An investigation centring on suspected negligence in the Mainz University hospital and its pharmacy has cleared staff there, instead pointing to the contamination of a glass bottle well before drip-feed solution was prepared, city prosecutor Klaus-Peter Mieth said.
Staff in the pharmacy and in the children's clinic at the hospital could not be held culpable, he said.
Three babies died after they were administered with drip feeds contaminated with intestinal bacteria.
Whether the infection actually is the root cause of the children's deaths remains unclear. They were all born very prematurely and were being kept in the hospital's intensive care unit.
But it now seems certain that the contamination with the bacteria did not come about through negligence or lack of regard for standards in the Mainz Hospital.
The hospital's system was completely in order and ensured by an “excellent quality assurance system” that belonged “at the peak of even European standards,” said Martin Exner, head of the Institute for Hygiene and Health of the Bonn University Hospital and president of the German Society for Hospital Hygiene, which investigated the facility.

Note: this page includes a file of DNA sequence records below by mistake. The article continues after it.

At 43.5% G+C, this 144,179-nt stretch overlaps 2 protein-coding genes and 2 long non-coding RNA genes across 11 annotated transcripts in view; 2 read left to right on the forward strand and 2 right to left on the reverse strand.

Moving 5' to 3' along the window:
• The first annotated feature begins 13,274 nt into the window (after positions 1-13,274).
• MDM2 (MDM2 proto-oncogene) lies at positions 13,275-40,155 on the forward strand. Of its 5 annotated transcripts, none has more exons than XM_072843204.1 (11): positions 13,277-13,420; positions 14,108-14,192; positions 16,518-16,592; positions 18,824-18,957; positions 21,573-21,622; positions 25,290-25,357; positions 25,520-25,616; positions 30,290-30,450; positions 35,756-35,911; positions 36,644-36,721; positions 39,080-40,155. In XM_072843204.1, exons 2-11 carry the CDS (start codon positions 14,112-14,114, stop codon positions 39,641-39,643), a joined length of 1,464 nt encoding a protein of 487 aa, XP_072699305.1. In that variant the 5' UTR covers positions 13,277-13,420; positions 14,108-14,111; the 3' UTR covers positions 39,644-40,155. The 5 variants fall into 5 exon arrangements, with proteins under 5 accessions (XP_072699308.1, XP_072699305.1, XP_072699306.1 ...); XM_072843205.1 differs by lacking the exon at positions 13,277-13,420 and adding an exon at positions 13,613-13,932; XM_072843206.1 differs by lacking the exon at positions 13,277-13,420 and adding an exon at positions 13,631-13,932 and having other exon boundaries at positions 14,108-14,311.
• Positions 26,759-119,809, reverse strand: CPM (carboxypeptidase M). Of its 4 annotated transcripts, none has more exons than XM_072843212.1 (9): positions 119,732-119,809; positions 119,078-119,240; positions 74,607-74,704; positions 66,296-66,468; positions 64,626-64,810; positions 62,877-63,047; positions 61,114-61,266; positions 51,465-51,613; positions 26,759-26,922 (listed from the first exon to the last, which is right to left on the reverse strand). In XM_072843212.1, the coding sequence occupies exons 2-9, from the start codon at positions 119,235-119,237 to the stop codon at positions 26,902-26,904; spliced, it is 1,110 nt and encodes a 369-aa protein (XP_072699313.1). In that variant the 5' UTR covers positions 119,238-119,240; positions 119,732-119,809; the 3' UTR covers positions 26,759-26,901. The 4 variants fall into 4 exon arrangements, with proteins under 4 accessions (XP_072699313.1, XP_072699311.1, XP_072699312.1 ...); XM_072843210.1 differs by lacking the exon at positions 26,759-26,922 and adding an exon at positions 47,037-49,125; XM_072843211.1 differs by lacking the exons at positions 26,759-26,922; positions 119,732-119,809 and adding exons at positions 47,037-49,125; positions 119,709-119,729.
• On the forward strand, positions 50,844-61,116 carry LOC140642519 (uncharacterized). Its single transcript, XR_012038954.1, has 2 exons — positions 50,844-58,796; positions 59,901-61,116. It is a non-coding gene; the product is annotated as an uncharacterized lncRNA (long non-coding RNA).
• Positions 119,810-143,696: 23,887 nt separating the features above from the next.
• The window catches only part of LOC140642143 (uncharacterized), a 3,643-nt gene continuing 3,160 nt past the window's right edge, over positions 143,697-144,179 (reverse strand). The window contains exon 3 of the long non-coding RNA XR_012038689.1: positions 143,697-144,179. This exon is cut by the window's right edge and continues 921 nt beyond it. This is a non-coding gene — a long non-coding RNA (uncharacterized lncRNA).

The investigation by Bonn University found that no bacteria was found anywhere else in the Mainz University clinic drip feed solution, and also the tubing that supplied the solution to the babies was not affected, Mieth explained.
A contamination by the manufacturer of the contents of the bottle was also considered unlikely.
Rather, the likely cause was contamination of the bottle during transport. The bacteria then got into the fluid solution, Mieth said.
The bottle was contaminated even though such products are supposed to be sterilized and sealed.